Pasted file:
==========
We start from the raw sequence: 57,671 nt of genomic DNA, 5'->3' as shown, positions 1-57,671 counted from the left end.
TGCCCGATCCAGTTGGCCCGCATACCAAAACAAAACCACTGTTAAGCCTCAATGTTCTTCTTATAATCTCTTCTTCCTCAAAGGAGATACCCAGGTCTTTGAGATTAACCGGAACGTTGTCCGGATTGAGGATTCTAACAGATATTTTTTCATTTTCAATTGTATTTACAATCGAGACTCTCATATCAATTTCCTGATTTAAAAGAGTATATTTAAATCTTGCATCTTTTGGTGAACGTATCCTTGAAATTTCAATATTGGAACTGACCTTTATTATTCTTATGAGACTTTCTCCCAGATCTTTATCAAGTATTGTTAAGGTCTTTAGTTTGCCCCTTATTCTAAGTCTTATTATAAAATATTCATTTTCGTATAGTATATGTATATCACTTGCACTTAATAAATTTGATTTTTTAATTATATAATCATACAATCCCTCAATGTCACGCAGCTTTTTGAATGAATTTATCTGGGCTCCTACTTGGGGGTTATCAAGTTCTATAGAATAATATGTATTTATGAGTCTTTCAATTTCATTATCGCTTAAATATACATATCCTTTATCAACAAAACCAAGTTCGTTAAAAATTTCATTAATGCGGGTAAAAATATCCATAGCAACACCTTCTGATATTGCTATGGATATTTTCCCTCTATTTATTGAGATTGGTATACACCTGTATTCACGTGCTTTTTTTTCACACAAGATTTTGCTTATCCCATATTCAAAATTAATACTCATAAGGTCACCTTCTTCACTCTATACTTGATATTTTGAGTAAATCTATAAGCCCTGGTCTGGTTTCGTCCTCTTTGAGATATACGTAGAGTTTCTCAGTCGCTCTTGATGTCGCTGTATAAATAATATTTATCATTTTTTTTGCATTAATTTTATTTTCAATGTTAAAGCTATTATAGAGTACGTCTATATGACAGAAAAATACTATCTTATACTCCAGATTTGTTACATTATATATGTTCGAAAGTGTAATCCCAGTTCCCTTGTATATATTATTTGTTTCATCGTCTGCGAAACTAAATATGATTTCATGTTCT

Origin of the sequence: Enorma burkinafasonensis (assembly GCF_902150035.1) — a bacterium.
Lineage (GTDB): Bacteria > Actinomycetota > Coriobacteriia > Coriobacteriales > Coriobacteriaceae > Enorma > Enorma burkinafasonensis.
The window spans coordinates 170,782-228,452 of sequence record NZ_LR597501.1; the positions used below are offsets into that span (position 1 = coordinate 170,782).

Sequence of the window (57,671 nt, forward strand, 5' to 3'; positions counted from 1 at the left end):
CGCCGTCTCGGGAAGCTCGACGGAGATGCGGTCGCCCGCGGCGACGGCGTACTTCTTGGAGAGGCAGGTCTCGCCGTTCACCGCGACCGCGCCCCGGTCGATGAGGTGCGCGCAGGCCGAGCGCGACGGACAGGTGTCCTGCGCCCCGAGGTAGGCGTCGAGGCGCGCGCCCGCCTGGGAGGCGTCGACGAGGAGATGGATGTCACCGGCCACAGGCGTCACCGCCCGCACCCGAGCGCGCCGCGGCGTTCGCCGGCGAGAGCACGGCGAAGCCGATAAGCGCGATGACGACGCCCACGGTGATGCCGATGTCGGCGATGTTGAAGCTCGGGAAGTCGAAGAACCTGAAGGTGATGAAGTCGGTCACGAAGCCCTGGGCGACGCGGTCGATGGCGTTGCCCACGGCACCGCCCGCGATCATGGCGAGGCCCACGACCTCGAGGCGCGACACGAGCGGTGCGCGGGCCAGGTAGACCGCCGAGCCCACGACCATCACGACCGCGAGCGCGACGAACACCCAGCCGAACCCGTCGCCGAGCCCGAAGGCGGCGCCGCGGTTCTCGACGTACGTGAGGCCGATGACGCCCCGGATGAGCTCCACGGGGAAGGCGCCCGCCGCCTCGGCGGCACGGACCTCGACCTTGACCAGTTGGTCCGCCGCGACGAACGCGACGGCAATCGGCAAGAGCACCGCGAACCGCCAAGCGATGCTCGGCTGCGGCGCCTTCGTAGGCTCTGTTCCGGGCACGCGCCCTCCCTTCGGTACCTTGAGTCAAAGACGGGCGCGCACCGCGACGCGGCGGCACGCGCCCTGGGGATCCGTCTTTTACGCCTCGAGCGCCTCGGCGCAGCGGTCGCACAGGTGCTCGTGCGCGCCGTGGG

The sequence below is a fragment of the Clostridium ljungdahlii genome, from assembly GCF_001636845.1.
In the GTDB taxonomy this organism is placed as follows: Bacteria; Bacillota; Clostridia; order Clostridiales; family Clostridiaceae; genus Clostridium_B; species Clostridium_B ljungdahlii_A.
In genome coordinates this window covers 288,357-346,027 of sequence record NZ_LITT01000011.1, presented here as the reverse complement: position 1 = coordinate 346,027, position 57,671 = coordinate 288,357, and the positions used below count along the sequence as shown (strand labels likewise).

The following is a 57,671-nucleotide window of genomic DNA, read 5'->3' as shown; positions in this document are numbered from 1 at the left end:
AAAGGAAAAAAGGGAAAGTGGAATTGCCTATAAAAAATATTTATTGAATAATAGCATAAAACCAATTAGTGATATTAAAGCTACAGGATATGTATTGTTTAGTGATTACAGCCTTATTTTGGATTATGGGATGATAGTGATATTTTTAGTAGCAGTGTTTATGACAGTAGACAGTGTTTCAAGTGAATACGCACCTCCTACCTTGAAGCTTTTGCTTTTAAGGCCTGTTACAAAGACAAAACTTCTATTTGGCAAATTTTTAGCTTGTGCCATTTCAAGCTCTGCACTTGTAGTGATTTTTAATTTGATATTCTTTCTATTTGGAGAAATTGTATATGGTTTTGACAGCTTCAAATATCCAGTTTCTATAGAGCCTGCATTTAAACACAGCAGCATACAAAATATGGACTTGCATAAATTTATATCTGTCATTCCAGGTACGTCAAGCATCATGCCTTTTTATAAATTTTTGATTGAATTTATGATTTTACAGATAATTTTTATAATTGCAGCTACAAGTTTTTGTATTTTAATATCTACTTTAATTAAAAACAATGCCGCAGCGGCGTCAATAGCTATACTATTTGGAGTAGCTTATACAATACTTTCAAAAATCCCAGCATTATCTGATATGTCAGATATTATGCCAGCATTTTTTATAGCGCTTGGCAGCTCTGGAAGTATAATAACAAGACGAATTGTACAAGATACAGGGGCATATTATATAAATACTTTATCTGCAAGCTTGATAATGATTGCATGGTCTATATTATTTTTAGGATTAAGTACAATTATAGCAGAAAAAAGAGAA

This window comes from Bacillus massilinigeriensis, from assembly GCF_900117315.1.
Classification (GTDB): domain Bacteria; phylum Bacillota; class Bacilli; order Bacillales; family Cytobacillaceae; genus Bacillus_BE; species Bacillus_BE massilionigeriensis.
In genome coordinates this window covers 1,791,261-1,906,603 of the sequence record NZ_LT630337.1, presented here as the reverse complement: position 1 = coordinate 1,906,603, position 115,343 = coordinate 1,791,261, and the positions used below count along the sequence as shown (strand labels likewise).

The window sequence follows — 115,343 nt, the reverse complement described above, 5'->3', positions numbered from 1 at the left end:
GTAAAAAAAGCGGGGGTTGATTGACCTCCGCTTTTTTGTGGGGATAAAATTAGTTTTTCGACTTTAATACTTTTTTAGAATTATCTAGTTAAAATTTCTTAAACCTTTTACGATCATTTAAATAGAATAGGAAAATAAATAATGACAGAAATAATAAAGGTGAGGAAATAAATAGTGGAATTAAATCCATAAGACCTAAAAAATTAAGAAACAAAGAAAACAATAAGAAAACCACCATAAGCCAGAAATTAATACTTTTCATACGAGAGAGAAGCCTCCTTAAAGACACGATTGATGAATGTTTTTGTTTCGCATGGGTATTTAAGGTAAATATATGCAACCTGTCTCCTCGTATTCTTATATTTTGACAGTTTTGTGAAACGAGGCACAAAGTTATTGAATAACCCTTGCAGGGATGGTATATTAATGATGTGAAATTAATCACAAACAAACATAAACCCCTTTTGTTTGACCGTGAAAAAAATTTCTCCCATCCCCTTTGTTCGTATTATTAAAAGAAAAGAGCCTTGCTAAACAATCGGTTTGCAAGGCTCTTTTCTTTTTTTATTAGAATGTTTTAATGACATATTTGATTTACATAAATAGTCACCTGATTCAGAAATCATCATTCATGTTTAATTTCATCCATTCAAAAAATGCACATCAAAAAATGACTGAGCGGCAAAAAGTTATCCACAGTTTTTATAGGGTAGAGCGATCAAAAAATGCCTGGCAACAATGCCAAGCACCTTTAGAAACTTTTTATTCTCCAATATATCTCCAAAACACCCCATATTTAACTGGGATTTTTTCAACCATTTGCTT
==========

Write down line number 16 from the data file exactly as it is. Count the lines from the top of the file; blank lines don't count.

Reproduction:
The window sequence follows — 115,343 nt, the reverse complement described above, 5'->3', positions numbered from 1 at the left end: